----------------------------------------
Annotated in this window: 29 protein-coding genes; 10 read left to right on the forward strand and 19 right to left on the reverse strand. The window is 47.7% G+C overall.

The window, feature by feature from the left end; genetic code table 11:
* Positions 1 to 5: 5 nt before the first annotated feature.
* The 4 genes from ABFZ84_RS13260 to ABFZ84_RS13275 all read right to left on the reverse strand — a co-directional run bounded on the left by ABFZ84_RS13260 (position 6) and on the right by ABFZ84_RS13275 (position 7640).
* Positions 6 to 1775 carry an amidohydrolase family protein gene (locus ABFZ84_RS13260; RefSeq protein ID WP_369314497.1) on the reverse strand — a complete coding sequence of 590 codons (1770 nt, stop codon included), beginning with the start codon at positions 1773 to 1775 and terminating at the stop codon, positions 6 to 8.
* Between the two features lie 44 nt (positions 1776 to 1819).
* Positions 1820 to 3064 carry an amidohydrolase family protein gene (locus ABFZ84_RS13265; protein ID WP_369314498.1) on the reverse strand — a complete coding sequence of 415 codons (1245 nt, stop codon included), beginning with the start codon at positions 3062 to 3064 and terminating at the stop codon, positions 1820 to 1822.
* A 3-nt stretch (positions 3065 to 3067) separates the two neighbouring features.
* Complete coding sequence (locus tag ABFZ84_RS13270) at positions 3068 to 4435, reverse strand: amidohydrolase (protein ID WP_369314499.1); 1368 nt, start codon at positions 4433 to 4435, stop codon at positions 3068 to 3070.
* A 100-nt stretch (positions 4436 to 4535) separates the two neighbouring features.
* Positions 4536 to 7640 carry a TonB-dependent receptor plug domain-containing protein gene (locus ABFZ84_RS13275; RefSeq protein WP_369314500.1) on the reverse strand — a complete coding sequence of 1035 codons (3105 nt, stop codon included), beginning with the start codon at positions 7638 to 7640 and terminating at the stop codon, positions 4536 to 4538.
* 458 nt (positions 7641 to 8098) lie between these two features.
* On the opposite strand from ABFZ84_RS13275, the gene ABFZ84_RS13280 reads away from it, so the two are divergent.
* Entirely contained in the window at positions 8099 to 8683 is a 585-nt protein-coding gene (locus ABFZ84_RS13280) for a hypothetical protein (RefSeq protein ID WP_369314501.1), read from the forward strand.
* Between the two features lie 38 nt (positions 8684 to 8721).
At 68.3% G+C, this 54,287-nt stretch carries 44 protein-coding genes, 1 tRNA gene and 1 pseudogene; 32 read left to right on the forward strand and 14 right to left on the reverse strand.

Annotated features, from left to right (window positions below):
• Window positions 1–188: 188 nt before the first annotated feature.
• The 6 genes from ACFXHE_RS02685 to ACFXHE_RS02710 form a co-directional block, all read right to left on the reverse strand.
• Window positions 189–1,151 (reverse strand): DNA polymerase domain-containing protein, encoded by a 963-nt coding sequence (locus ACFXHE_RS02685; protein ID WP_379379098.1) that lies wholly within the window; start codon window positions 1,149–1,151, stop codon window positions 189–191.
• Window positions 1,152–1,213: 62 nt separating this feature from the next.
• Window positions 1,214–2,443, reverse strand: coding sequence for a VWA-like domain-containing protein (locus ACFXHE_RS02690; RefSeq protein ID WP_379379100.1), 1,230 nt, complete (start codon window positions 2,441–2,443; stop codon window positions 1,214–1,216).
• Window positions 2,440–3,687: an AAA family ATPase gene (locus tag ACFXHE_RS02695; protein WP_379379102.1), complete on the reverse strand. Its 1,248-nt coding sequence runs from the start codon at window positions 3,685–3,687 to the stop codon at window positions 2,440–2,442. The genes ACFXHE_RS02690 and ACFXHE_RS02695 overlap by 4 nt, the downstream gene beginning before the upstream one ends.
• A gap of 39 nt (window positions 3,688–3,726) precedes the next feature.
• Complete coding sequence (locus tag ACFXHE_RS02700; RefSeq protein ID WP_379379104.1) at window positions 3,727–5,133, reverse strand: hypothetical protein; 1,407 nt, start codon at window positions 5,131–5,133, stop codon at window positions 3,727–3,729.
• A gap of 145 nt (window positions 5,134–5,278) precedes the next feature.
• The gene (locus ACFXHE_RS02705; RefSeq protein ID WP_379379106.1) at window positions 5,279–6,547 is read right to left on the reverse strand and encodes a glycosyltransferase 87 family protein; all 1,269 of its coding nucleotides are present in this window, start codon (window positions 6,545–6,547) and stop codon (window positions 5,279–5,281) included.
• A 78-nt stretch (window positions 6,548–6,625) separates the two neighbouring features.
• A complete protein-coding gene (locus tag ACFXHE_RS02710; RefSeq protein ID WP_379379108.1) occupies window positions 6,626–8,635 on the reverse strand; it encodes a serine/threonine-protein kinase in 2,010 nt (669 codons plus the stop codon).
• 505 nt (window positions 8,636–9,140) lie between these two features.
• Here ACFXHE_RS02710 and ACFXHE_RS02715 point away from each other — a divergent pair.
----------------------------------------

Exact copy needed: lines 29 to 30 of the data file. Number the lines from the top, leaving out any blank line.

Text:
• A complete protein-coding gene (locus tag ACFXHE_RS02710; RefSeq protein ID WP_379379108.1) occupies window positions 6,626–8,635 on the reverse strand; it encodes a serine/threonine-protein kinase in 2,010 nt (669 codons plus the stop codon).
• 505 nt (window positions 8,636–9,140) lie between these two features.